At approximately 12:29 p.m. Sunday in Punggye-ri, North Korea, a 6.3-magnitude earthquake was detected — it reportedly marked the country’s sixth nuclear test and by far its largest yet. More detailed analysis will follow in the days ahead, including whether the North’s claim of having successfully detonated a hydrogen warhead is credible. In the meantime, this is hardly the moment to show daylight between Seoul and Washington — as President Trump appears to be doing.

Before Sunday’s test, news reports spoke of Trump’s impending decision to withdraw from the U.S.-South Korea free-trade agreement (KORUS). Such a move is unjustified in the first place. But after Pyongyang’s most threatening nuclear test so far, withdrawing from KORUS would send the worst possible signal to North Korea and China. If the White House proceeds to drop KORUS even after the test, it will severely damage one of America’s staunchest and important allies in Asia by throwing the U.S.-South Korea alliance to the wolves.

Chung Min Lee
Chung Min Lee is a senior fellow in Carnegie’s Asia Program. He is an expert on Korean and Northeast Asian security, defense, intelligence, and crisis management.
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Trump and South Korean President Moon Jae-in ought to respond to the regime of Kim Jong Un jointly and without any ambiguity. For Trump, the temptation to hint about a preventive strike against North Korea will surely grow. Some members of Congress may advocate for a such a blow to end North Korea’s nuclear threat once and for all. But a preventive strike is the worst possible option for South Korea.

Any preventive strike on North Korean nuclear sites will result in North Korean attacks on U.S. bases in South Korea, as well as on civilian targets. Even if a small-yield nuclear weapon were dropped in Seoul, hundreds of thousands would die, and millions would suffer from radiation poisoning. South Korea as we know it — the world’s 12th-largest economy, the sixth-largest trading power and Asia’s most vibrant democracy — would cease to exist.

Trump has every right to protect the welfare and safety of American citizens. But so, too, does Moon for 50 million South Koreans, as well as the hundreds of thousands of Americans and foreigners living in the country. Moon is entitled to disagree with the White House on a preventive attack. Real-time and verifiable intelligence is always in short supply when it comes to North Korea, and Trump must be prepared for a full-fledged war if he decides on a U.S. first strike.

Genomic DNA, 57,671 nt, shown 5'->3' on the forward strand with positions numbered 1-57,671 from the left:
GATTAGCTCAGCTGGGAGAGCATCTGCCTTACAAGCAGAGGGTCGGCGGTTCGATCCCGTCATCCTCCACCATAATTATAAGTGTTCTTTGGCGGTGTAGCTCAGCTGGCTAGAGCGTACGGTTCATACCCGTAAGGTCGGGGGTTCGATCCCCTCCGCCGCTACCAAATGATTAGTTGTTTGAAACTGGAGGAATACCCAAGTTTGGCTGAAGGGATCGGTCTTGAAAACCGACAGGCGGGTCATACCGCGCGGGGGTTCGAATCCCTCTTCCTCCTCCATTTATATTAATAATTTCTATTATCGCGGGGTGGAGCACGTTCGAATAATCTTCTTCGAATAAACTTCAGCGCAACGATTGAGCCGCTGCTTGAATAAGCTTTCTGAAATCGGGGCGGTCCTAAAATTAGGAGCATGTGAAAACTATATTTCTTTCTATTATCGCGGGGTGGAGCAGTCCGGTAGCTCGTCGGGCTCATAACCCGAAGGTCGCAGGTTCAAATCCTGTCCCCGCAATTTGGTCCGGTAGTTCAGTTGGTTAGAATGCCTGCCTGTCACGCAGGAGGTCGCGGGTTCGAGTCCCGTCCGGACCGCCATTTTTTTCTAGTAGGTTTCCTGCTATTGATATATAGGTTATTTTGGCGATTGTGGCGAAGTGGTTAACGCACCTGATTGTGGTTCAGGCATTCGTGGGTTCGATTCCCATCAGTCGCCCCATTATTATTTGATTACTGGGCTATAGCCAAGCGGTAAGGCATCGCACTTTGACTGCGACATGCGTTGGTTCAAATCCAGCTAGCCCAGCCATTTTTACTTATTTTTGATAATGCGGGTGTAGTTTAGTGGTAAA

For his part, Moon must end all engagement with North Korea. His proposal to jump-start inter-Korean dialogue has been rebuffed by Kim. Moon wants to reopen the shared Kaesong Industrial Complex and resume tourist trips if South-North relations improve. But a North Korea that has hydrogen bombs is not a partner. Moon must put his foot down on advisers who advocate extensive engagement with the North, provision of massive humanitarian assistance or the toning down of U.S.-South Korea military exercises. No one is against dialogue, but the Moon administration’s one-sided love affair with Pyongyang must end.

For now, the two allies and Japan must sing from the same page. This means going through with the rest of the Terminal High Altitude Air Defense (THAAD) missile-defense deployments in South Korea and accelerating deterrence and defense assets. Many in Seoul have talked about the reintroduction of U.S. tactical nuclear weapons into South Korea. That’s one option. South Korea’s offensive capabilities against North Korea can no longer be stymied by tacit pressures from Washington. That doesn’t mean South Korea should pursue its own nuclear deterrent as Britain, France and Israel have done. But South Korea cannot rely solely on U.S. deterrence; it has to accelerate the development and deployment of its own offensive weapons that can hit all North Korean targets.

If there’s a need to tamper with KORUS, the goal should be renegotiation, not unilateral U.S. abrogation. It’s true that United States has a $28 billion trade deficit in goods and services with South Korea, mostly in automobiles and electronics. But imports of American cars have risen since KORUS was signed — and the U.S. service surplus of $6.9 billion in 2011 rose to $10.7 billion in 2016. In 2016, South Korea imported $591 million in arms from the United States, or nearly 38 percent of its total arms imports. South Korea also provides $831 million for defense cost-sharing and assumed $767 million of the cost of building a U.S. military base in Pyeongtaek — the largest in Asia.

If Washington wants a trade war with South Korea, it will get one. The newly appointed minister of trade, Kim Hyun-jong, negotiated KORUS, and no one should doubt his brains or brawn. But a fight between the allies only benefits North Korea and China. As Sun Tzu reminds us in “The Art of War,” many a campaign has been ruined through lack of cooperation, especially in the case of allied armies.

This is no time for a dispute between Seoul and Washington. No ally has been as loyal as South Korea. For Washington, now is not the time to begin a trade war with Seoul. And for Seoul, now is not the time for flaky assumptions about North Korea. We need a united front; there is no other option.

This article was originally published in the Washington Post.